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Verdi Requiem

posted May 14, 2016, 12:26 PM by Steven Vaughan   [ updated May 14, 2016, 12:26 PM ]
Until 1874, Giuseppe Verdi was known exclusively for his operas. The early success of Nabucco with its grand "Va, pensiero" chorus made his name famous in 1842. Then in the early 1850s, Rigoletto, Il trovatore, and La traviata made him the most popular composer in all Europe. By the huge success of Aida in 1871, he seemed set on retirement; spending his days at his farmhouse south of Milan, raising chickens, puttering in the garden and reading.

So when his favorite poet and novelist Alessandro Manzoni died on May 22, 1873, he was too grief-stricken to attend the funeral. He proposed to the mayor of Milan that he compose a requiem, (a musical setting of the funeral mass) to honor his memory. The mayor agreed and Verdi’s Requiem was performed on the first anniversary of Manzoni’s death, at the church of San Marco in Milan. It was then repeated at La Scala opera house three days later, with Verdi conducting both. Audiences were so enthusiastic, he soon took it “on tour” to Paris and other European capitals, and its first performance in the United States was at New York City’s Academy of Music, a 4,000-seat opera house formerly located on the northeast corner of 14th Street and Irving Place.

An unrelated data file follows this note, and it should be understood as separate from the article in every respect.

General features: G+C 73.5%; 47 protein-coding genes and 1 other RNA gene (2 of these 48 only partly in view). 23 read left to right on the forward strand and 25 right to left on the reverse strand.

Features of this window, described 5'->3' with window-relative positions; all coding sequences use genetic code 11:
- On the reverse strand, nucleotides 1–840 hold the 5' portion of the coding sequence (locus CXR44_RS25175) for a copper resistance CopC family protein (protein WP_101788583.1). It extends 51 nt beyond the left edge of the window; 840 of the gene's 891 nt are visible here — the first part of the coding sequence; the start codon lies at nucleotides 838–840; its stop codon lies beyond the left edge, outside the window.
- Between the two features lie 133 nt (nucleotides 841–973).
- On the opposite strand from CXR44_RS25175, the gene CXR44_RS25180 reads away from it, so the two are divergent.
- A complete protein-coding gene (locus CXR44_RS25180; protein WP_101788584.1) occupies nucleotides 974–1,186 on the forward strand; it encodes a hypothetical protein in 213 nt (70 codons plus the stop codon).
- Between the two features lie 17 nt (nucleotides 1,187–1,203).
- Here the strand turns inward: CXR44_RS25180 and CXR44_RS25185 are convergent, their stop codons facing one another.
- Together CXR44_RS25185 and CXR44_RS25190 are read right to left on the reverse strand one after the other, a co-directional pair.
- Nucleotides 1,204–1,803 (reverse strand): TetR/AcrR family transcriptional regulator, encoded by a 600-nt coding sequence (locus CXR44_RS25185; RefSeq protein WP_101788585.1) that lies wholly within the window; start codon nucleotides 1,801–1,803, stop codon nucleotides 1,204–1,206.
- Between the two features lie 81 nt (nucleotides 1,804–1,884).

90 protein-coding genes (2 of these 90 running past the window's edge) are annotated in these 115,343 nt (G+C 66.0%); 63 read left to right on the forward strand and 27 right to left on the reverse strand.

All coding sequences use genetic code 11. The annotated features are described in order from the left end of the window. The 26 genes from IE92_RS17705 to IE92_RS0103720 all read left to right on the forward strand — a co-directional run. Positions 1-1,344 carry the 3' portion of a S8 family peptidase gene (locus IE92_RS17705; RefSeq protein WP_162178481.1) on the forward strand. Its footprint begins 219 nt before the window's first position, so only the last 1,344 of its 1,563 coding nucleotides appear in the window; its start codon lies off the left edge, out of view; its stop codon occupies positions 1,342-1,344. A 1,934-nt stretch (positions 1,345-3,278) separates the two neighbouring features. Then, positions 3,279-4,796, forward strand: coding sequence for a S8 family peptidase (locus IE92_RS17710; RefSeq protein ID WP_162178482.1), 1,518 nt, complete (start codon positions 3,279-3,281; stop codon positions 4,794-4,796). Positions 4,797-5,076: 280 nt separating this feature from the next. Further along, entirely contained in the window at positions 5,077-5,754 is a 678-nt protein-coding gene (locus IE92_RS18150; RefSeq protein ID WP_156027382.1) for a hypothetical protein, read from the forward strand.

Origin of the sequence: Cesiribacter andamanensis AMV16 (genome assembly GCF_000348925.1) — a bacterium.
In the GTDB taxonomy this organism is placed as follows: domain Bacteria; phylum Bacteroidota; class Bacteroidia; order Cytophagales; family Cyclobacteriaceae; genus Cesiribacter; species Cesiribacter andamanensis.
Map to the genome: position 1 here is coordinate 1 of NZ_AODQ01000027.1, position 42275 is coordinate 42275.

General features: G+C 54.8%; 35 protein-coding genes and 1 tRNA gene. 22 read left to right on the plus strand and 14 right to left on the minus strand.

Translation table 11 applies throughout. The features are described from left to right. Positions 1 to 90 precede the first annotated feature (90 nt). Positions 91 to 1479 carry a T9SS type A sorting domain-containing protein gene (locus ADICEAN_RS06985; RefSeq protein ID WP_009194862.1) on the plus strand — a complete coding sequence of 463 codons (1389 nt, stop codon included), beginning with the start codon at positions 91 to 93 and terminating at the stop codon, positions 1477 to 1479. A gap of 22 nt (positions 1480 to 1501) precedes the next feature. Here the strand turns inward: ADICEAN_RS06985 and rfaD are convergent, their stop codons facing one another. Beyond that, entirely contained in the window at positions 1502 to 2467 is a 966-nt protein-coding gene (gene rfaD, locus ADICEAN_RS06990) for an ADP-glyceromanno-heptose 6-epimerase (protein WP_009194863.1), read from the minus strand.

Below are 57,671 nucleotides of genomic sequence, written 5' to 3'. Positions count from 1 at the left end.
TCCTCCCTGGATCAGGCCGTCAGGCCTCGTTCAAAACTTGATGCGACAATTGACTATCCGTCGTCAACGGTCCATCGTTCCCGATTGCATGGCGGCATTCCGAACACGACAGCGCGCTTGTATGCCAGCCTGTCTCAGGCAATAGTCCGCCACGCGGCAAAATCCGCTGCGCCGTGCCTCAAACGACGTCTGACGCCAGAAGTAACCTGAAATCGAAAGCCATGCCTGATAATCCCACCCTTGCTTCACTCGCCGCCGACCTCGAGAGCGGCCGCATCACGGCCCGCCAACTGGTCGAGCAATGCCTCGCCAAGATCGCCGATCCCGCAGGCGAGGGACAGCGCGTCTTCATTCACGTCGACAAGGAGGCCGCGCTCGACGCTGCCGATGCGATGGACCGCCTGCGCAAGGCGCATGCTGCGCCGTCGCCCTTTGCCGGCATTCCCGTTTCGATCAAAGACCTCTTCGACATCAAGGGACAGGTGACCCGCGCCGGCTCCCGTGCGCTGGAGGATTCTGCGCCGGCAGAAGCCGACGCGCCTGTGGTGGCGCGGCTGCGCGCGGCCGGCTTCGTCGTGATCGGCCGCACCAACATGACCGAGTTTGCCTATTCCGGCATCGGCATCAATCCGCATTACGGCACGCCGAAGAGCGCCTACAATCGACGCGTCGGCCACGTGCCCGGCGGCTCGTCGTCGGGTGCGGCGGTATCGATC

I’m singing it at Lincoln Center this Friday, May 6, at 8:00 PM with the National Chorale. The United States Army Soldiers’ Chorus is joining us. For more information, or to order tickets, call (212) 333-5333 or visit NationalChorale.org.